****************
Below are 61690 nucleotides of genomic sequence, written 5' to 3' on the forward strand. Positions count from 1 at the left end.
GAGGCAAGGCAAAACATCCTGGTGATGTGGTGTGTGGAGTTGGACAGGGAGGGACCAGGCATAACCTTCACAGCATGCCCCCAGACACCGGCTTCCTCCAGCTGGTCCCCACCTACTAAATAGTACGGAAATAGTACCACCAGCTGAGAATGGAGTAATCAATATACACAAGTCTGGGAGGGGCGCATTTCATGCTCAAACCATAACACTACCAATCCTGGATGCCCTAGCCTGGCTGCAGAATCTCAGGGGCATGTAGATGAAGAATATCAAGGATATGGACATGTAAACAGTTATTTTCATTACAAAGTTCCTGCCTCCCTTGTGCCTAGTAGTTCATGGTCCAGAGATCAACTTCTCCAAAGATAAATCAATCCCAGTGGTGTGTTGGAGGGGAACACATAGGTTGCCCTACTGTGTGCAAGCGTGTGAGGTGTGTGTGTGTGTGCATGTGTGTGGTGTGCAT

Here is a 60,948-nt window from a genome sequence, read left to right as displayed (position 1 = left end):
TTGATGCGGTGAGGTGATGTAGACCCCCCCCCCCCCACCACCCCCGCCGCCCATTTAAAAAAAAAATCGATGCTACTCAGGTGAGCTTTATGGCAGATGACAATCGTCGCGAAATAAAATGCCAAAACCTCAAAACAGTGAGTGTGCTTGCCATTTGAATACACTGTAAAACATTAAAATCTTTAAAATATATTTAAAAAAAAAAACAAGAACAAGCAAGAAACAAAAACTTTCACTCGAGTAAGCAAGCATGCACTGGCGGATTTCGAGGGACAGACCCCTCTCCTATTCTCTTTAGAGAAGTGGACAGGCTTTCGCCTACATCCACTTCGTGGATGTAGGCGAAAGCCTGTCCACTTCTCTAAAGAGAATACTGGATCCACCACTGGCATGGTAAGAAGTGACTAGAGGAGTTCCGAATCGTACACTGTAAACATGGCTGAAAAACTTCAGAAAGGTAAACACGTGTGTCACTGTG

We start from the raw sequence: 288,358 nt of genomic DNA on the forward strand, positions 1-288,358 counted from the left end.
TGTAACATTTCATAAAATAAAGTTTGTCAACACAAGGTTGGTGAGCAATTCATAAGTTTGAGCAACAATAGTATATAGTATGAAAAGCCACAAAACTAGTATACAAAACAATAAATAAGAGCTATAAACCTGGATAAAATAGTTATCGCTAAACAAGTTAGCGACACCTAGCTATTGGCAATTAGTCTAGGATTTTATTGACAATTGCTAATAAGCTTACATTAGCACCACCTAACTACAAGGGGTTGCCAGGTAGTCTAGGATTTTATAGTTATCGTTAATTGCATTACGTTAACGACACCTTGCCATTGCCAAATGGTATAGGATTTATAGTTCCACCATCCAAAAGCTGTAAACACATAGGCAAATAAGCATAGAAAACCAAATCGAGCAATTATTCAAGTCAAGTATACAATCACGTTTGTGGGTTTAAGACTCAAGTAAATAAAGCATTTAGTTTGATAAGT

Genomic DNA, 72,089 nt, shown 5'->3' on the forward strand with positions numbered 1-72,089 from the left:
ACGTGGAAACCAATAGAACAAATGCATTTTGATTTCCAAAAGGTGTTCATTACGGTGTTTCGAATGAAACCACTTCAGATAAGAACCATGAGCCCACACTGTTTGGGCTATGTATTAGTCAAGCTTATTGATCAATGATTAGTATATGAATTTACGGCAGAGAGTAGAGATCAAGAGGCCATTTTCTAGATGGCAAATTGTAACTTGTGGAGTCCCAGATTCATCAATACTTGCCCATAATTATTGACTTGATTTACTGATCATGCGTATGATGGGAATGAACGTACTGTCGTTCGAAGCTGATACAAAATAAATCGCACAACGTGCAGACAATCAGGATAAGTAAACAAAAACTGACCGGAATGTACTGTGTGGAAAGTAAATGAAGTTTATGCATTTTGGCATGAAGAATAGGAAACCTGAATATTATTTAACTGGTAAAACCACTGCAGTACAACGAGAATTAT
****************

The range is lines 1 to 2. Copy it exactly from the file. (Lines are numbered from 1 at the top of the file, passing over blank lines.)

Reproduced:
Below are 61690 nucleotides of genomic sequence, written 5' to 3' on the forward strand. Positions count from 1 at the left end.
GAGGCAAGGCAAAACATCCTGGTGATGTGGTGTGTGGAGTTGGACAGGGAGGGACCAGGCATAACCTTCACAGCATGCCCCCAGACACCGGCTTCCTCCAGCTGGTCCCCACCTACTAAATAGTACGGAAATAGTACCACCAGCTGAGAATGGAGTAATCAATATACACAAGTCTGGGAGGGGCGCATTTCATGCTCAAACCATAACACTACCAATCCTGGATGCCCTAGCCTGGCTGCAGAATCTCAGGGGCATGTAGATGAAGAATATCAAGGATATGGACATGTAAACAGTTATTTTCATTACAAAGTTCCTGCCTCCCTTGTGCCTAGTAGTTCATGGTCCAGAGATCAACTTCTCCAAAGATAAATCAATCCCAGTGGTGTGTTGGAGGGGAACACATAGGTTGCCCTACTGTGTGCAAGCGTGTGAGGTGTGTGTGTGTGTGCATGTGTGTGGTGTGCAT